Taf1 Regulates Pax3 Protein by Monoubiquitination in Skeletal Muscle Progenitors

Department of Neurology and Neurological Sciences, Stanford University School of Medicine, Stanford, CA 94305, USA.
Molecular cell (Impact Factor: 14.46). 12/2010; 40(5):749-61. DOI: 10.1016/j.molcel.2010.09.029
Source: PubMed

ABSTRACT Pax3 plays critical roles during developmental and postnatal myogenesis. We have previously shown that levels of Pax3 protein are regulated by monoubiquitination and proteasomal degradation during postnatal myogenesis, but none of the key regulators of the monoubiquitination process were known. Here we show that Pax3 monoubiquitination is mediated by the ubiquitin-activating/conjugating activity of Taf1, a component of the core transcriptional machinery that was recently reported to be downregulated during myogenic differentiation. We show that Taf1 binds directly to Pax3 and overexpression of Taf1 increases the level of monoubiquitinated Pax3 and its degradation by the proteasome. A decrease of Taf1 results in a decrease in Pax3 monoubiquitination, an increase in the levels of Pax3 protein, and a concomitant increase in Pax3-mediated inhibition of myogenic differentiation and myoblast migration. These results suggest that Taf1 regulates Pax3 protein levels through its ability to mediate monoubiquitination, revealing a critical interaction between two proteins that are involved in distinct aspects of myogenic differentiation. Finally, these results suggest that the components of the core transcriptional are integrally involved in the process of myogenic differentiation, acting as nodal regulators of the differentiation program.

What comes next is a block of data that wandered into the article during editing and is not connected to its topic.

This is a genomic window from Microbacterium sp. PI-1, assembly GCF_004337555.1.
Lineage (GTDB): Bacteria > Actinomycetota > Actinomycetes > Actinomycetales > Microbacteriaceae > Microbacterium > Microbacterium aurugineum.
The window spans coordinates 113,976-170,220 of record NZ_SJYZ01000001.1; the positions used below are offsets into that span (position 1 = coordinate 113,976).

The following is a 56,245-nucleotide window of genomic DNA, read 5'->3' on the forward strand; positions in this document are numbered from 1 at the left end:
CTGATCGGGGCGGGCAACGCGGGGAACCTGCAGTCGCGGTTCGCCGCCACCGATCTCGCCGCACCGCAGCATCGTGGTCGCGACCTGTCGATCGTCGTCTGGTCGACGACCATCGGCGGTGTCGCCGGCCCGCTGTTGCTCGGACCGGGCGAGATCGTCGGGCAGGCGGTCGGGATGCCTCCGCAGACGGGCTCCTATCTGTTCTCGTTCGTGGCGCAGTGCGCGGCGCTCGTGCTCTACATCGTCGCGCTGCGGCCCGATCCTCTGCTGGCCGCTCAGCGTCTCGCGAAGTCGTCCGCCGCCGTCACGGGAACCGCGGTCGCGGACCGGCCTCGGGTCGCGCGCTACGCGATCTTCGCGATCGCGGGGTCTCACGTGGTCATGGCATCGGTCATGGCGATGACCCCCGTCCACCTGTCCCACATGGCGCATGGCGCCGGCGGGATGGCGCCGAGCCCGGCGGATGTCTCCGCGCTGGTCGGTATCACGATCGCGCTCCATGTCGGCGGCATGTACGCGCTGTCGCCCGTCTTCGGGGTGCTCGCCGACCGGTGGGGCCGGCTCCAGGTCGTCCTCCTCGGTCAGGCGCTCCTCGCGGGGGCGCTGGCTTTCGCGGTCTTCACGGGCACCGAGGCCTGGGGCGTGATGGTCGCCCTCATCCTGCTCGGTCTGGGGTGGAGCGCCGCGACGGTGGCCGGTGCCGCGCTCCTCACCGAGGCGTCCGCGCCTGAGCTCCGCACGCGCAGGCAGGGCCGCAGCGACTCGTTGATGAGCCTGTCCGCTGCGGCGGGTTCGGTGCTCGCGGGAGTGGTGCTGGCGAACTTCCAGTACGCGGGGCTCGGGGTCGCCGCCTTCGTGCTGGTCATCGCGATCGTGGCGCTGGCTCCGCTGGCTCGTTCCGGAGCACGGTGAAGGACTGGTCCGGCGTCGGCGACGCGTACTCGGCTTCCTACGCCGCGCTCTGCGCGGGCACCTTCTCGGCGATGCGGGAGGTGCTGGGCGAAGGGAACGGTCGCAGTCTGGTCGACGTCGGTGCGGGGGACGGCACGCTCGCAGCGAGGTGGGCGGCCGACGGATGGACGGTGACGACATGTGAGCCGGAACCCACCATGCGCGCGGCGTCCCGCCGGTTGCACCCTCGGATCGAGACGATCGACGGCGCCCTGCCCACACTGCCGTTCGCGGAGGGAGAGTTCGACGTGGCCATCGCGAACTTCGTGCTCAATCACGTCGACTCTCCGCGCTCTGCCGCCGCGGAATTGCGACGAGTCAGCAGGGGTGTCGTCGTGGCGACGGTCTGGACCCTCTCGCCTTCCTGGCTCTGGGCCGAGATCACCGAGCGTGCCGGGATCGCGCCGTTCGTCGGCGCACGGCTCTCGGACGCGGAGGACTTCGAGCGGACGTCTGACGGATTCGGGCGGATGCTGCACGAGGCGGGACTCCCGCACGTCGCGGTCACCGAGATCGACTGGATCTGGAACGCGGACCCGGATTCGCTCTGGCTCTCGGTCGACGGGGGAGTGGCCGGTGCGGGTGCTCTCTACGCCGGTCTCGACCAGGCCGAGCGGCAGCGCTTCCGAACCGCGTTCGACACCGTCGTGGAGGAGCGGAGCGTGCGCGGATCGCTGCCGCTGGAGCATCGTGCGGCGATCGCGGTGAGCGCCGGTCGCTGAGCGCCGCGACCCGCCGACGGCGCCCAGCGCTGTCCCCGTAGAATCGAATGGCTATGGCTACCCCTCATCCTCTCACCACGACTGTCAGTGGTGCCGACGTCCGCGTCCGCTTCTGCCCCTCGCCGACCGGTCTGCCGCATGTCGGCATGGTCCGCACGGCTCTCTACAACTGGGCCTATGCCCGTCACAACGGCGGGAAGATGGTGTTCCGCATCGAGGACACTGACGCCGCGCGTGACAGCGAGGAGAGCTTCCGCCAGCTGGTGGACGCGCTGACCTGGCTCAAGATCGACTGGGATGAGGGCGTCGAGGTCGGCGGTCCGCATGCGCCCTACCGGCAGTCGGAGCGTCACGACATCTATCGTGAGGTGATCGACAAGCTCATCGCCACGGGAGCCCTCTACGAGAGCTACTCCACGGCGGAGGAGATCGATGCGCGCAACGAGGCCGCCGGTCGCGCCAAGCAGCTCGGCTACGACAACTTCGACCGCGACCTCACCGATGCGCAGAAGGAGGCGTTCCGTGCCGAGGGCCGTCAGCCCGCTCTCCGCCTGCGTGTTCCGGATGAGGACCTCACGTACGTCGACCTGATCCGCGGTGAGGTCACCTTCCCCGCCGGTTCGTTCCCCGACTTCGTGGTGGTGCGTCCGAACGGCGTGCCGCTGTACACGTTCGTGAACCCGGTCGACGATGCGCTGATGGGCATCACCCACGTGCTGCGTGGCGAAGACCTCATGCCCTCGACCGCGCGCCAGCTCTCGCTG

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Available from: Stéphane C Boutet, Jul 05, 2015
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